OPINION AND ORDER
KAREN K. CALDWELL, District Judge.
This matter is before the Court on the motion to dismiss (DE 1410) count one of the superseding indictment filed by defendant Douglas C. Adams. For the following reasons, the motion will be denied.
The defendants are charged with various violations of federal law, all of which are related to their alleged participation in a vote-buying and vote-stealing scheme in Clay County, Kentucky that lasted from 2002 to 2007 and encompassed three election cycles - 2002, 2004, and 2006. There are now five defendants in this matter scheduled for trial: Adams, Freddy W. Thompson, Charles Wayne Jones, Russell Cletus Maricle, and William E. Stivers.
Trial is scheduled to begin November 4, 2013. This will be the second trial of these defendants. Their first trial occurred before U.S. District Judge Danny Reeves. After seven weeks, the jury found all of the defendants guilty of all counts. The Sixth Circuit vacated the defendants' convictions finding that that the cumulative effect of various errors during the trial warranted a new trial. United States v. Adams, et al., 722 F.3d 788 (6th Cir. 2013). Judge Reeves recused from the matter and reassigned it to the undersigned. (DE 1311.)
Following is a summary of the charges against each defendant:
Count Number Defendants Charged Charge Count 1 Maricle, Adams, Jones, Stivers, Conspiracy to violate RICO Thompson under 18 U.S.C. § 1962(d) Count 2 Maricle and Stivers Instructing a grand jury witness to testify falsely in violation of 18 U.S.C. § 1503 Count 3 Thompson Giving false grand jury testimony in violation of 18 U.S.C. § 1503 Count 4 Maricle, Jones, Stivers, and Conspiracy to oppress voting Thompson rights of citizens under 18 U.S.C. § 241 Count 5 Maricle, Jones, Stivers, and Conspiracy to buy votes in Thompson violation of 18 U.S.C. § 371 and 42 U.S.C. § 1973i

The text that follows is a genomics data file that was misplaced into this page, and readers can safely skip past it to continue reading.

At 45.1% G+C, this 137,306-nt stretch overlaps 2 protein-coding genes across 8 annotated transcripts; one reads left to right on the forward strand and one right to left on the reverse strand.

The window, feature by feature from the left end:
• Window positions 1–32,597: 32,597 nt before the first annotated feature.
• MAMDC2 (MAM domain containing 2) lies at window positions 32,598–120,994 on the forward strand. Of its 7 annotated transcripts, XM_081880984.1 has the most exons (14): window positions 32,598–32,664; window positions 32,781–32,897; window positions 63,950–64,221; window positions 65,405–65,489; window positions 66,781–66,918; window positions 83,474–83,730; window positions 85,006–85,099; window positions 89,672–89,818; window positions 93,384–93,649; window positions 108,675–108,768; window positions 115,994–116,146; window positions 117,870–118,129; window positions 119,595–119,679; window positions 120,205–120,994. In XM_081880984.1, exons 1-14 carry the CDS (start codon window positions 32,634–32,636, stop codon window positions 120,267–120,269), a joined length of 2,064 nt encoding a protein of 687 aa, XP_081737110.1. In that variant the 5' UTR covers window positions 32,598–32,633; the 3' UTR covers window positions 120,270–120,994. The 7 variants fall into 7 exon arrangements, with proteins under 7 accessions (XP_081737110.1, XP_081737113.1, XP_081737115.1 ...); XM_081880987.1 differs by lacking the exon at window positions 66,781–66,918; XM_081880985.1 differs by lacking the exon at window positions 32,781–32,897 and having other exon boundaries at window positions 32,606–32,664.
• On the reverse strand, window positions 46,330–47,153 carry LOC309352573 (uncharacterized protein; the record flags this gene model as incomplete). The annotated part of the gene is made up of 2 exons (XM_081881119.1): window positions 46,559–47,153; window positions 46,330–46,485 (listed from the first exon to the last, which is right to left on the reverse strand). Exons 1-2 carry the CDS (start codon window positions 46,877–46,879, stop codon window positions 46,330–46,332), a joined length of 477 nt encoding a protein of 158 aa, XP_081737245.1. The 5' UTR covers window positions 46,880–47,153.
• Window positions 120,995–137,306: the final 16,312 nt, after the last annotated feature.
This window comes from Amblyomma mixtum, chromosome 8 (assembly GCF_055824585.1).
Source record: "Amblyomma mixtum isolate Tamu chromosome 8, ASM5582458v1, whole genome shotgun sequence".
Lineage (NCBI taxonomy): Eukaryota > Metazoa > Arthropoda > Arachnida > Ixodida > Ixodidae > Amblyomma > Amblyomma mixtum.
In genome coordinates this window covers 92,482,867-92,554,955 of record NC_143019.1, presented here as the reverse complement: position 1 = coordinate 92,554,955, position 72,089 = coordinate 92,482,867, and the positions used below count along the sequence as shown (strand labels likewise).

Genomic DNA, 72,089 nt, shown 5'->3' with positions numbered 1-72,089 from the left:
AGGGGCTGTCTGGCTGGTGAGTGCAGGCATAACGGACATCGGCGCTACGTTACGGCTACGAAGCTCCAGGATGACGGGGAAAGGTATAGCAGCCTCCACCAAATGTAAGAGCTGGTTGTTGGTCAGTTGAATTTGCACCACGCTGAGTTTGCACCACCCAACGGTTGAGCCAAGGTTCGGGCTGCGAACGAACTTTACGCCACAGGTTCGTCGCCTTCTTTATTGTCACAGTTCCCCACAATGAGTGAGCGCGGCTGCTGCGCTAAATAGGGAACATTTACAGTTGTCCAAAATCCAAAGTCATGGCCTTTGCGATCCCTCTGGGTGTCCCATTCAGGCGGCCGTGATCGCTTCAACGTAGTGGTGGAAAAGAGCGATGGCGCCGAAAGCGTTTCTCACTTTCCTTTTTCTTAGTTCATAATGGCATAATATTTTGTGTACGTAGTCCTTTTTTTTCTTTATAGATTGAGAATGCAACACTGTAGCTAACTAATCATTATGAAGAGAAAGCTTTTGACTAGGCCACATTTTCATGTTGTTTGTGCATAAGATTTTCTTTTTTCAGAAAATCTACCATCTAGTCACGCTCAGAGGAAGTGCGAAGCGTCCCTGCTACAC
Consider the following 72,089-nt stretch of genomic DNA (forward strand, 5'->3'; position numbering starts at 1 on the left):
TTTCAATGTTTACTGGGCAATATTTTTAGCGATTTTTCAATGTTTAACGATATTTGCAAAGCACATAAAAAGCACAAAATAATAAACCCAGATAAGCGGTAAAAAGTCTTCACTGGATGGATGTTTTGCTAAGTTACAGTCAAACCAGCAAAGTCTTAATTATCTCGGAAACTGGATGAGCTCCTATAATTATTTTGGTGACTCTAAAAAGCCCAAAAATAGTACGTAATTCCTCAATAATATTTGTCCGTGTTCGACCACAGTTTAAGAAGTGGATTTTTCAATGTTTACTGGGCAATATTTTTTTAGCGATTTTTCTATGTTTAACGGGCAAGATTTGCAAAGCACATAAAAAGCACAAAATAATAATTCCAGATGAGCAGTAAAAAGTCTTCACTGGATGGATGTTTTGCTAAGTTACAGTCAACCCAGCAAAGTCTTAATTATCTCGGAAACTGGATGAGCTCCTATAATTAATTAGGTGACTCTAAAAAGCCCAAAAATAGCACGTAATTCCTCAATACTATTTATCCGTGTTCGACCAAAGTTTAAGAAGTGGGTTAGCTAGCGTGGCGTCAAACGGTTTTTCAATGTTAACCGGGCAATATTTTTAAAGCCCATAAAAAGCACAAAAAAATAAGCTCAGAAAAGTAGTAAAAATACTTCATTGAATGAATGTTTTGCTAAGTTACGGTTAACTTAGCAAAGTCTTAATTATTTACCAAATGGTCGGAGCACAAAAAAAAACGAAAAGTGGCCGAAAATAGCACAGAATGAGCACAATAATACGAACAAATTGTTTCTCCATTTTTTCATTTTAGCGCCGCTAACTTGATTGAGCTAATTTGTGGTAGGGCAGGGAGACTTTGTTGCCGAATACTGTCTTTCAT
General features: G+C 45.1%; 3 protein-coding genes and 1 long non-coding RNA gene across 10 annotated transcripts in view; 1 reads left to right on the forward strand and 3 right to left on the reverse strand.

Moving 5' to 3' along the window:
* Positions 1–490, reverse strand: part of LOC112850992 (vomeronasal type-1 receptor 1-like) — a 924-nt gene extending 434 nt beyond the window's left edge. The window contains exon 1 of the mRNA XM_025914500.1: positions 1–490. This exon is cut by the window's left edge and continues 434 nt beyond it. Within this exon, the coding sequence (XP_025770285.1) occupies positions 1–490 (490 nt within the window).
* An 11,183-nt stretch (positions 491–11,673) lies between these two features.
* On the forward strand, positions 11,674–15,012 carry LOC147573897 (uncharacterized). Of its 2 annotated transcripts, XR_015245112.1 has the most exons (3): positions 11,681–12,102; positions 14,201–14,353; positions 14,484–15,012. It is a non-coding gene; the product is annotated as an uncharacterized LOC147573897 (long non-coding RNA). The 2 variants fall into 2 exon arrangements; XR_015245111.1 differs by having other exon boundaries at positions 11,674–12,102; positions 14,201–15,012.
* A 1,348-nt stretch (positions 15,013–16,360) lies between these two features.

In count one of the superseding indictment, all five defendants are charged with conspiring to violate the Racketeer Influenced and Corrupt Organizations Act ("RICO") under 18 U.S.C § 1962(d). After the defendant filed this motion, the grand jury issued a superseding indictment (DE 1530) that made no material changes to the RICO charge. Accordingly, the Court interprets the defendant's motion to be directed at the RICO charge contained in count one of the most recent superseding indictment.
RICO regulates enterprises "engaged in, or the activities of which affect, interstate or foreign commerce." 18 U.S.C. § 1962(c). The indictment alleges that the RICO enterprise in this action consisted of "the Defendants and their associates." The indictment further alleges that the enterprise was "engaged in" and that its activities "affected interstate commerce" as required under RICO.
With his motion, Adams argues that the indictment is fatally deficient because it does not allege that the activities of the RICO enterprise had a substantial effect on interstate commerce as required for federal jurisdiction.
The statute does not define precisely how much effect the individual enterprise's activities must have on interstate commerce. The Sixth Circuit has ruled that the answer to that question depends on whether the RICO enterprise engaged in "economic activity." If the enterprise did engage in such activity, then the jury need only find that its individual activities had a de minimus effect on interstate commerce in order to subject it to RICO regulation. Waucaush v. United States, 380 F.3d 251, 255 (6th Cir. 2004) (discussing United States v. Riddle, 249 F.3d 529 (6th Cir. 2001)). But, where the enterprise does not engage in economic activity, the government must show that the individual enterprise's activities had a substantial effect on interstate commerce in order for it to be regulated by RICO. Id. at 257-58.
An indictment containing a RICO charge is not required to allege that the enterprise's activities had a substantial or de minimis effect on interstate commerce. The Sixth Circuit holds the following with regard to the requirements of an indictment:
To pass constitutional muster, an indictment must meet a two-prong test: first, the indictment must set out all of the elements of the charged offense and must give notice to the defendant of the charges he faces; second, the indictment must be sufficiently specific to enable the defendant to plead double jeopardy in ...